Now pick up your utensils (if using them) or use your fingers to feel the texture of your food. Is it soft? Viscous? Textured? Firm to the touch? Maybe there are multiple types of textures involved in your meal. Try to take the texture in, again without judging it as good or bad. Take as much time as you need here to notice the feeling of your food.

Have a bite

As you’re ready, prepare to lift a bite of the food to your mouth. As you do this, notice the intention to move your hand to your mouth. Slowly, and in your own time, take the food between your lips. Without biting it, place it on your tongue, and allow yourself to notice the first taste of your food. As you notice the texture of the food in your mouth, move the food around in your mouth. When you’re ready, bite into it. Become aware of how your lips, teeth, tongue and cheeks all work together to chew your food. Bring your awareness to any impulse to swallow, noticing this before doing so.

Chew on it

Take your time to chew slowly. In your own time, gently swallow the food. If you have any thoughts, emotions or other experiences that come up, notice what these are without judging them. If you have thoughts about food, your body, or anything else, just try to notice what these thoughts are, then gently, but persistently allow yourself to let go of them, and bring your focus back to the process of eating. Notice as you move your food intentionally from your mouth down your throat and into your abdomen. Bring your awareness to any other sensations that arise.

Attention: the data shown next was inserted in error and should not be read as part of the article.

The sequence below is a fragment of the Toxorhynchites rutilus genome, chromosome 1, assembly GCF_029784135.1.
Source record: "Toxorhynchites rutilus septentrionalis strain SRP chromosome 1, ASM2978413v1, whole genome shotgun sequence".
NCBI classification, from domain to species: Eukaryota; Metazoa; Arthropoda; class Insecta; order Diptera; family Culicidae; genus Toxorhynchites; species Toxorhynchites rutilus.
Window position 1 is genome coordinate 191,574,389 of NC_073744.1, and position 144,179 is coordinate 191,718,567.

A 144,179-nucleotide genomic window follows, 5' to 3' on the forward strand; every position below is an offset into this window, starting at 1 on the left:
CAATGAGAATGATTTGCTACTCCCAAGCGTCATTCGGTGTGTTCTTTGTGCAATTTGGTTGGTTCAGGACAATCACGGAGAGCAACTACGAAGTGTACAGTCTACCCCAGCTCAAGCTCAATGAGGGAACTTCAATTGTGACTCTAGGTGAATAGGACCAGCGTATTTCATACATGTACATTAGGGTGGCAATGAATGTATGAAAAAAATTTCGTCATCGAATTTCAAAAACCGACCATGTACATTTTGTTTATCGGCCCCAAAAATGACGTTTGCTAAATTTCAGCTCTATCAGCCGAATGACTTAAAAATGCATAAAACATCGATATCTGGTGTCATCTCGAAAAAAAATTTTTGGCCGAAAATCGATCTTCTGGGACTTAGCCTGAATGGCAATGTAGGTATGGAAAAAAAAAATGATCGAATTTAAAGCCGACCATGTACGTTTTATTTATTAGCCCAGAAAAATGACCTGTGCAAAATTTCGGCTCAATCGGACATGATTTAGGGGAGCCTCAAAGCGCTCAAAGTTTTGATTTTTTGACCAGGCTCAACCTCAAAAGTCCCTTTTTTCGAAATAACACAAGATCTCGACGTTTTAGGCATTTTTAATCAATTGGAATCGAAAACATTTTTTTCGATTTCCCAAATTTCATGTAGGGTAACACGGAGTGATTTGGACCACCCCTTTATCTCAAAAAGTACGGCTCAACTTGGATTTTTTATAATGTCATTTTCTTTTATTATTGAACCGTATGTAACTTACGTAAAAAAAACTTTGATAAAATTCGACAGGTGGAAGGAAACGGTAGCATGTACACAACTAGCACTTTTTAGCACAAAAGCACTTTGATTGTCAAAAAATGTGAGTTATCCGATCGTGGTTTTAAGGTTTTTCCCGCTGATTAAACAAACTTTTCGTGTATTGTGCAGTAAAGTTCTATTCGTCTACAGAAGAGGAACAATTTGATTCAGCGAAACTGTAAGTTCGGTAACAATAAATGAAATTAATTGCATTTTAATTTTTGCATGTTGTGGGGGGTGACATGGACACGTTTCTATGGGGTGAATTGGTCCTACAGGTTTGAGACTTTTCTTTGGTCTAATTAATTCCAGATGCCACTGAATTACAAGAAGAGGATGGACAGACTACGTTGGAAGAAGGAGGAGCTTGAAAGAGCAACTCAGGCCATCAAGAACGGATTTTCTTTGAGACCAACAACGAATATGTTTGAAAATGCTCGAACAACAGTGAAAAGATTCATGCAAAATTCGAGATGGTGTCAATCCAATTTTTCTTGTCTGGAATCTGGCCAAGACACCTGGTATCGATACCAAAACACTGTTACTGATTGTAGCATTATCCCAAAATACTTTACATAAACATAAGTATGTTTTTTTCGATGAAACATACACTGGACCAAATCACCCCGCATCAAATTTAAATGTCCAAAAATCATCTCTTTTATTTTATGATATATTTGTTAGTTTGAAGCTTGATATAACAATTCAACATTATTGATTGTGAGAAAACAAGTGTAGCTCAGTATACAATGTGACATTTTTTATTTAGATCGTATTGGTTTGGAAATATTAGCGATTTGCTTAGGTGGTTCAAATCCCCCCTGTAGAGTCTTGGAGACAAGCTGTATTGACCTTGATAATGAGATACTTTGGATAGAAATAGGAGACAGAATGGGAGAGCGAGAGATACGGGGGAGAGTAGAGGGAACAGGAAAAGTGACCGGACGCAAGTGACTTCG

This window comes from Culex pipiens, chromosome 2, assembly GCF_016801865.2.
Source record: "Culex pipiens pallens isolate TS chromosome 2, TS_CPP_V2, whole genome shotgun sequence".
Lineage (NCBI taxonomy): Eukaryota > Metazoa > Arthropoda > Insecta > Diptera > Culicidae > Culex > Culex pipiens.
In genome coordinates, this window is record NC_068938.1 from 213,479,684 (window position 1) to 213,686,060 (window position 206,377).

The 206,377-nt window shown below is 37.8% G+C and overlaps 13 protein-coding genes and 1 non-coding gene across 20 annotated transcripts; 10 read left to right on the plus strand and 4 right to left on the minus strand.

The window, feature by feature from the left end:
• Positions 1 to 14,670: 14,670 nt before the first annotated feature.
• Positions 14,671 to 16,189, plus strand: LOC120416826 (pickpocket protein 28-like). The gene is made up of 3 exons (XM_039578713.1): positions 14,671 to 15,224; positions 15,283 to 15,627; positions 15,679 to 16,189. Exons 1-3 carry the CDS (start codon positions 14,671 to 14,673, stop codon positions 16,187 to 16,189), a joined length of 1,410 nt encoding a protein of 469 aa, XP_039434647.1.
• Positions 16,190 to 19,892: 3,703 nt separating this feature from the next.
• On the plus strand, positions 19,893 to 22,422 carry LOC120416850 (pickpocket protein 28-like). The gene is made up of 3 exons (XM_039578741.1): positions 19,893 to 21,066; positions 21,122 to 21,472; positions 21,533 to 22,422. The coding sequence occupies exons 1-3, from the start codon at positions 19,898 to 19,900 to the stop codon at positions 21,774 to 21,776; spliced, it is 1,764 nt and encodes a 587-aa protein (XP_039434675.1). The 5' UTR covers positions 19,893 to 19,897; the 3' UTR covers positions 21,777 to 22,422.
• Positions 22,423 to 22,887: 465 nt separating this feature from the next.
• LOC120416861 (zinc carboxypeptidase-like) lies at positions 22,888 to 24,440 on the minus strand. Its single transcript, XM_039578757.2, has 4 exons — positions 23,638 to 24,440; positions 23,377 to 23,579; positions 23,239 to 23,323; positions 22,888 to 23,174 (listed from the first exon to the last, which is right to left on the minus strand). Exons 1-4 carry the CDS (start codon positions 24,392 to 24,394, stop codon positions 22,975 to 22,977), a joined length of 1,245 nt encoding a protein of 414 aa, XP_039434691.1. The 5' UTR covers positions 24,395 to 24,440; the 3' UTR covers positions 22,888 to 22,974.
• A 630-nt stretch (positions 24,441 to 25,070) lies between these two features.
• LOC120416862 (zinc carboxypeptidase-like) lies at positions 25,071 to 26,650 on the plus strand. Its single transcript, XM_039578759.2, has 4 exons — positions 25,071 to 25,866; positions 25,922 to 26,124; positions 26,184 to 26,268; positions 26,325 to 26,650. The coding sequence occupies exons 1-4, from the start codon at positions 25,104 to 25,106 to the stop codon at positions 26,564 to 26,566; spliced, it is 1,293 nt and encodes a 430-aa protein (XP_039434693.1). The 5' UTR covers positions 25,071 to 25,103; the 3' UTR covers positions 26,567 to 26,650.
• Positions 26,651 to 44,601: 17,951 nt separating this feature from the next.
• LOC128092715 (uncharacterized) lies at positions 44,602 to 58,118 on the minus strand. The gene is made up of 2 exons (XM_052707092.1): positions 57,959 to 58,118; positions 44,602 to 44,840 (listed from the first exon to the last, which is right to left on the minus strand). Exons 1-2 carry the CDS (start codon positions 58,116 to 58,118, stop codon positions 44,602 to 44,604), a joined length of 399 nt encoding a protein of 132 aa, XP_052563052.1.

Try it again

Repeat this mindful eating process above for the next few bites of food. Take your time and allow yourself to notice (without judging) thoughts, feelings and sensations that arise. Once you become aware of these experiences, see if you can mentally detach from them and shift your focus back to the sensations of the food you are eating. As you try it again, allow yourself to connect with the nourishment in the present moment as your body and mind come together in the same space.

Take a (mind) full breath

Once you are done eating with mindful awareness, take a few gentle breaths with your eyes closed. You can then expand your awareness back to the rest of the room. Be easy and gentle with yourself. We recommend practicing this once a day to begin to cultivate increased awareness of your body, your relationship with food, and yourself. You may have many opportunities to practice mindful eating over the holidays, depending on how packed your schedule is! We wish you all a restful and balanced holiday season.

How we can help

If you have difficulty with your relationship with food that entails frequent binge eating, purging behaviors, or other weight loss compensatory techniques, you are not alone in these challenges. If food or body-related thoughts occupy your time and consume your thoughts, our therapists are standing by to support you. Browse The Shrink Space to find therapists who specialize in eating disorders and body image-related concerns. You can filter for providers who specialize in things like eating disorders, nutrition, obesity, and weight loss. You can also access our list of resources for additional means of support. If there are other ways we can offer support to you, please email us! We’d love to connect.

For additional information about navigating the holidays this season, see our post on going home for the holidays!